Scene of fatal bar fight wins 2nd chance
By Jessica Van Sack
Wednesday, July 11, 2007 - Updated: 04:48 PM EST
In a dramatic reversal of fortune for the shuttered Southie saloon where a fatal brawl broke out last month, city license commissioners voted today to allow The 6 House to reopen, saying there is no basis to shut down the bar.
The surprising turnaround included an outpouring of public support at a City Hall hearing to decide the fate of the bar, the backdrop to the brutal murder of Revere carpenter Adam Rich.
“We were wrong,” said state Rep. Brian P. Wallace, a lifelong Southie resident who was initially among the chorus calling for the bar to be closed. “I’ve done my homework. We’ve overreacted.”
City Council President Michael Flaherty also issued a statement saying the bar’s shutdown would accomplish little. Wallace noted that in the past three years, under new owner Robert Mahar, police have been called to the bar only twice, once for a lost cell phone.
Mahar testified that his bar has no ties to its bloody former life as a watering hole for Irish mob boss James “Whitey” Bulger and his posse of murderous thugs.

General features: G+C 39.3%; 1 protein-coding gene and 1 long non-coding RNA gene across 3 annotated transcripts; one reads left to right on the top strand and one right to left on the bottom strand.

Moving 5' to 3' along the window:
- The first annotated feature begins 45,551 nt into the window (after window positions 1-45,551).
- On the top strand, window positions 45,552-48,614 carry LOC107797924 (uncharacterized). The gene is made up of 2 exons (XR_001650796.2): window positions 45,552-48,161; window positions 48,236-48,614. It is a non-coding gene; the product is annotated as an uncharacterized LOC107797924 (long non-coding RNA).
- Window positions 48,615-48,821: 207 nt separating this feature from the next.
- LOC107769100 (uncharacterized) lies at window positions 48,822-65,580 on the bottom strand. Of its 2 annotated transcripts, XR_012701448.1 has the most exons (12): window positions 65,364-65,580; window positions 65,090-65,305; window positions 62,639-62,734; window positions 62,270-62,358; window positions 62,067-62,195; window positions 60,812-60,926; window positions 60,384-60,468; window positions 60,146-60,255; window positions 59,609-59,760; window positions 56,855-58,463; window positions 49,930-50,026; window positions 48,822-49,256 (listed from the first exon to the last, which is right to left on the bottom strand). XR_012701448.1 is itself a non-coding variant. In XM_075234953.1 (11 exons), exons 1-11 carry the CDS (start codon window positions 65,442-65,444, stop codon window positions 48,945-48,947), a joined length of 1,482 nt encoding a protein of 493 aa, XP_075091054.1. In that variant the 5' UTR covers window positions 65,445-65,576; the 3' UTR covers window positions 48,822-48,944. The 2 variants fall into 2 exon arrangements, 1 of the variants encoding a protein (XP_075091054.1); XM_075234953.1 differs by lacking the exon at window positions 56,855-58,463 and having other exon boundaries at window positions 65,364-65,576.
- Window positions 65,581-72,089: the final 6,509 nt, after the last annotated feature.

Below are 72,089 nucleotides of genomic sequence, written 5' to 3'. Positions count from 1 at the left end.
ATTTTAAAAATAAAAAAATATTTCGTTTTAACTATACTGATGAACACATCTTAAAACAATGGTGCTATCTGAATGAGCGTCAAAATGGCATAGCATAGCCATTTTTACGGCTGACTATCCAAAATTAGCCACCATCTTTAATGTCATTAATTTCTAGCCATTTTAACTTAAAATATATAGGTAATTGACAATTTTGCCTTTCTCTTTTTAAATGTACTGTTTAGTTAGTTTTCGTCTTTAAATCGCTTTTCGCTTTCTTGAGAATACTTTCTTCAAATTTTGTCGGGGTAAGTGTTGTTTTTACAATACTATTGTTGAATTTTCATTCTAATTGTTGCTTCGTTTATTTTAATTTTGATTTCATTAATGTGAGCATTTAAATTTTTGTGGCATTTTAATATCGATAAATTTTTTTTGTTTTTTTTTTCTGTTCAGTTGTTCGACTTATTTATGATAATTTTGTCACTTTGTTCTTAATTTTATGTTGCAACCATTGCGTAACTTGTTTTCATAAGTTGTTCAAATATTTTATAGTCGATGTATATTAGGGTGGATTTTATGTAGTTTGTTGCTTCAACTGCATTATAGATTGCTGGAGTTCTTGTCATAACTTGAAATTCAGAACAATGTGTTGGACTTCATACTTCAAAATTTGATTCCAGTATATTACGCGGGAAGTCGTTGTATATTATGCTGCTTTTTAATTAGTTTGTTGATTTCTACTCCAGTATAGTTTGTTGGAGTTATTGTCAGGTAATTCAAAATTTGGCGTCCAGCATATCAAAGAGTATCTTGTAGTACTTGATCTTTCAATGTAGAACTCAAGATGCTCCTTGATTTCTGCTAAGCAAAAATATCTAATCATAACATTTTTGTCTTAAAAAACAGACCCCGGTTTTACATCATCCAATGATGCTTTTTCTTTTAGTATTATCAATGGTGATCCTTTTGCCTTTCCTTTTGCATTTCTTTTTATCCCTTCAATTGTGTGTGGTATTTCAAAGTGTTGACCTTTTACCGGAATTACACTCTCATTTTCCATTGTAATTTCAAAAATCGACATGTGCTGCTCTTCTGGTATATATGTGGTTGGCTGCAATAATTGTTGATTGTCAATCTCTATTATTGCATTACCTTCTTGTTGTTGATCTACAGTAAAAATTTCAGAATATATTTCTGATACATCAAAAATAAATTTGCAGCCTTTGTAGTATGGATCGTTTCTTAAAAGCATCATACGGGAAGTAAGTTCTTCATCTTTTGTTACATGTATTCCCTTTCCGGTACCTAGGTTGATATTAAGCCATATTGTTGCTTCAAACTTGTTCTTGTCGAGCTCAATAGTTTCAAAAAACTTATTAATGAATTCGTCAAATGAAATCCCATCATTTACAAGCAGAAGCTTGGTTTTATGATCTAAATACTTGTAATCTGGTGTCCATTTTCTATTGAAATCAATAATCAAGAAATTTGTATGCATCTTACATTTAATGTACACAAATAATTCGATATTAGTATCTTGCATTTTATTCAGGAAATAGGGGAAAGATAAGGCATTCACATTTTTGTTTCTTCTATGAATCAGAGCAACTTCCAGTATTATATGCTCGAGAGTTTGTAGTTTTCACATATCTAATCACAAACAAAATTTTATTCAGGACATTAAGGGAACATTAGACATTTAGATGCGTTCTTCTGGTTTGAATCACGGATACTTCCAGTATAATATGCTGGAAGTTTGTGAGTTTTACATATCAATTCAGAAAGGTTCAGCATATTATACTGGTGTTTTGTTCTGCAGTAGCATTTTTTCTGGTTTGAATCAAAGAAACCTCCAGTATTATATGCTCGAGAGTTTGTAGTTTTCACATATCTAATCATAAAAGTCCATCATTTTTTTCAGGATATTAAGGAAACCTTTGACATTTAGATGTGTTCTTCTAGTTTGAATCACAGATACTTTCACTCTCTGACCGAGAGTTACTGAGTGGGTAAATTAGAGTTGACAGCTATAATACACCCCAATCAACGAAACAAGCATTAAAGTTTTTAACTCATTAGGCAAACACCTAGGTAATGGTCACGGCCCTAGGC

“From what I heard today and what the board heard, there’s no legal justification for the board to revoke that license at this time,” Licensing Board Chairman Daniel F. Pokaski told the Herald.
Meanwhile, three employees on duty when Rich, 26, was knifed to death offered startling accounts of that fateful night. They said they tried unsuccessfully to control multiple melees until Rich collapsed with blood pouring from an “8-by-3 inch gash” in his chest. They described watching the color drain from Rich’s face as he screamed for 911.
Manager Matthew Rossi said within minutes of Rich entering The 6 House on June 17 after 1 a.m., sounds of shattering glass were heard and a bartender called 911 as Rich purportedly attacked another man. “Adam was just throwing blows at him,” said Rossi, adding that Rich’s friend, Army National Guard Sgt. Thomas Browne of Malden, was simultaneously wrestling with Bernard “Bo” Piscopo, 38, the Dorchester teamster charged in Rich’s murder.
Bar staff acknowledged it was a mistake to boot Rich and the man he was fighting onto a front sidewalk where they merely continued their fisticuffs. “He fell into the big picture window in front,” Rossi said. But as security tried to break up Browne and Piscopo, Rich knocked Piscopo to the floor, witnesses told police. Browne, 24, was also stabbed in the fracas.
Bouncer James Bergio, who said he knew Piscopo and his family, told the licensing board that “basically, Mr. Piscopo was trying to get away.”
I am so psyched. All I knew was that the hearing was on Monday, and I'd been wondering what had happened. I actually found out from a homeless guy who takes care of the feral cats that they'd won their case; he said it was in the Herald, but that article was posted online at 4:48 today...so I think he may have had another source.
I called them as soon as I found out and left a congratulatory voicemail. I don't when they're reopening, but I hope it's soon...